for(unsigned int offset = threadIdx.x; offset < 3136; offset += 448){

 g_out[addr+offset] = s_out[addr+offset];


and final question remain unanswered - is this coalesced?

you state that writing to global like above should be ok, and only thing uncertain is block starting address (bid71432 = bid3136) - so… when starting address is ok? :huh:

According to Programming Guide:

so … type is float so 16sizeof(float) is 64. Starting address for each block is divisible by 64 : bid3136/64 = bid * 49. Starting offset for all 7 writes is also divisible by 64:

448/64 = 7

896/64 = 14

1344/64 = 21

1792/64 = 28

2240/64 = 35

2688/64 = 42

so long everything is divisible by 64, but…

ok lets than take first write (offset 0) in block 1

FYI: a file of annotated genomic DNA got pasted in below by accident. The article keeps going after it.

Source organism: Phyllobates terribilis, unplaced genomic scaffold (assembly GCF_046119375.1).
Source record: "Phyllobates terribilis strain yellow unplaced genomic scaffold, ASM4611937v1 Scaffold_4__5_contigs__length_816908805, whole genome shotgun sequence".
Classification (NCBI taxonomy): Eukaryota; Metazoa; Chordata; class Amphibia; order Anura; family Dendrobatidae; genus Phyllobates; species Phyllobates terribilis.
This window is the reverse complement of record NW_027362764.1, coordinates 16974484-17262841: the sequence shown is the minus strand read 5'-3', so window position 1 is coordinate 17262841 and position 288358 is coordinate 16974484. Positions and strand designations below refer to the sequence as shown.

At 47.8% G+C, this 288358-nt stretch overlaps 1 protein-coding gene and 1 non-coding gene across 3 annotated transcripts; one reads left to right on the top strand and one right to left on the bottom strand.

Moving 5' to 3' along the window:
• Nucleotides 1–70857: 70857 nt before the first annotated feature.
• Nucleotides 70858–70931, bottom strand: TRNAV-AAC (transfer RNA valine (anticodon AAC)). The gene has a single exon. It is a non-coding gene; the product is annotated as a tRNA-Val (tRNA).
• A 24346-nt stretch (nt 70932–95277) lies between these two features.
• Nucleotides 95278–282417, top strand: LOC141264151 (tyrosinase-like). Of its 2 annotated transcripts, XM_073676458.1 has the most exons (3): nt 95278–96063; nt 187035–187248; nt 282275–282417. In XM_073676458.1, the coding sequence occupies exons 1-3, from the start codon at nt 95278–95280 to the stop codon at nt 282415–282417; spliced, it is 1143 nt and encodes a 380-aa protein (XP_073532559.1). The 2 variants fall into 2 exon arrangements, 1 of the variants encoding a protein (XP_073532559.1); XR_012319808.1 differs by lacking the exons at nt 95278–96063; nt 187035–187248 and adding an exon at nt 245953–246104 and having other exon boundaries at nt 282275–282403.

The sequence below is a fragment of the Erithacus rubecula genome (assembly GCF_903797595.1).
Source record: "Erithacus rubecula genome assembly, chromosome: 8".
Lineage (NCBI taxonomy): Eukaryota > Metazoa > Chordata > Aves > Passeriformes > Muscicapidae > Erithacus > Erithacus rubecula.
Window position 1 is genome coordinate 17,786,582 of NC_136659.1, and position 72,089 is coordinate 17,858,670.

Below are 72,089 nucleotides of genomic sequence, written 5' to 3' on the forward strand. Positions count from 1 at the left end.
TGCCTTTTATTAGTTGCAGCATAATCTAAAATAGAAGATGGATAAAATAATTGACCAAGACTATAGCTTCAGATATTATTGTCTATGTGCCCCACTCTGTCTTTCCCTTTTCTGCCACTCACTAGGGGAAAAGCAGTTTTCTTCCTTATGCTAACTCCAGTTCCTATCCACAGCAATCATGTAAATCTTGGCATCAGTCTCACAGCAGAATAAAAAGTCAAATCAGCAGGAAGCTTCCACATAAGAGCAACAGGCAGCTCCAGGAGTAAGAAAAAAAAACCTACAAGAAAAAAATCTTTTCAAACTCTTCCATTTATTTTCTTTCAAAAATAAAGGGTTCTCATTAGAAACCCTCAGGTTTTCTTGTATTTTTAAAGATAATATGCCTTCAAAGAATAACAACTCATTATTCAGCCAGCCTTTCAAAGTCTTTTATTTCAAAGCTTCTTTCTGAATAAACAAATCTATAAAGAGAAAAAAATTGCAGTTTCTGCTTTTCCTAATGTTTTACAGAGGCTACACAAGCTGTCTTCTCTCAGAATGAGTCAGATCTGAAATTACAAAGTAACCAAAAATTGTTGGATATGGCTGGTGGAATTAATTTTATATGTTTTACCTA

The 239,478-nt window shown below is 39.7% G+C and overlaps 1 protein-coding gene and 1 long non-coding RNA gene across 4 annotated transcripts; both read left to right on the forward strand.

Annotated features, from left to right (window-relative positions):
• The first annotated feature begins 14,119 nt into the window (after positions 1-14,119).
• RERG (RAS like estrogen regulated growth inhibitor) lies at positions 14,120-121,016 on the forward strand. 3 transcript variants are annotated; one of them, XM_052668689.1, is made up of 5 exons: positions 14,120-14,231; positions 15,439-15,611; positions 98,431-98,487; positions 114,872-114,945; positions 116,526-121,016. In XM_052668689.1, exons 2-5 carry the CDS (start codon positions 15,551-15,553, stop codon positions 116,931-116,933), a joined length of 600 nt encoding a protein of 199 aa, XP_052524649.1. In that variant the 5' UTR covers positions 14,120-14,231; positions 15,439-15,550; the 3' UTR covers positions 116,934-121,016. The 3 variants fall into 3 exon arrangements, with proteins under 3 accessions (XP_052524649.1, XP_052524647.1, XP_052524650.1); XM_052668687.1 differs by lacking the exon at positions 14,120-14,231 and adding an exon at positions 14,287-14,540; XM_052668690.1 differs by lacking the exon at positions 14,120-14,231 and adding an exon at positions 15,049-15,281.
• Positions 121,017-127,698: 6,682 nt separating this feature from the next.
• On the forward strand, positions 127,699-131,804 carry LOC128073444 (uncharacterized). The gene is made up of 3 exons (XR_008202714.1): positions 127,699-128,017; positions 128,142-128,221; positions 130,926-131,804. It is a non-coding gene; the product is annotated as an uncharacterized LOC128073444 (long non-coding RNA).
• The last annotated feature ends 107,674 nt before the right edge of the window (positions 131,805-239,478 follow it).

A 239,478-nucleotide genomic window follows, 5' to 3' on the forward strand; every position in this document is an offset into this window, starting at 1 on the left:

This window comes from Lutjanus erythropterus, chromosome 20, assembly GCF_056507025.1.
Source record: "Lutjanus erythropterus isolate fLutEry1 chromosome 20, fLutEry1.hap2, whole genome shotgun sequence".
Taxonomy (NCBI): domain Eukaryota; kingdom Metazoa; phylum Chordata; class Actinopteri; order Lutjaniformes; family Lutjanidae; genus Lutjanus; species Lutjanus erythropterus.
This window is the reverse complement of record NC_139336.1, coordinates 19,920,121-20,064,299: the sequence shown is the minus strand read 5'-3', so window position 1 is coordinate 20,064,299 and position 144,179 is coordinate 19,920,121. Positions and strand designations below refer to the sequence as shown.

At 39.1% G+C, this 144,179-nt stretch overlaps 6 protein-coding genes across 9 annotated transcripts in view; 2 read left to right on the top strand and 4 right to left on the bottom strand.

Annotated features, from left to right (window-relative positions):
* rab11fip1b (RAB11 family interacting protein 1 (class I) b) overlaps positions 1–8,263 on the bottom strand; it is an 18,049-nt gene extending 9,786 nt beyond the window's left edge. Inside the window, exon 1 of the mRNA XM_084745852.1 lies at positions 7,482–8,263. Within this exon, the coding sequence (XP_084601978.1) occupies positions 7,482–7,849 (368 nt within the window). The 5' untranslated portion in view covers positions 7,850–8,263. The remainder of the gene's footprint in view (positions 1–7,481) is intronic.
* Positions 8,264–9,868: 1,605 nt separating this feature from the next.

block starting address is then 1*3136 = 3136

lets take second warp in this block, its first halfwarp - the first thread of this halfwarp is thread 32 -> so the halfwarp starting address is 3136+32=3168

so: HalfWarpBaseAddress-BaseAddress = 3168-3136=(of course) 32.

32/16*sizeof(float)=32/64=0.5 - so it isnt divisible… but sticking to my computations coalesced access never occurs so i think i dont get it :(

anyone? :(

I think it will be coalesced, since you’re writing float values, which is 4 bytes. (3136 + 4 16halfWarpNum) is always going to be divisible by 64, so you’re all set :)

You can always run your code with the visual profiler and actually measure if it is coalesced or not.

man you made my day - simplest solutions are often best one - my fault i didnt know about profiler before :">

checked and yes, things are coalesced!

Keep in mind that the profiler will claim things are always coalesced on GT200, even when they’re clearly not…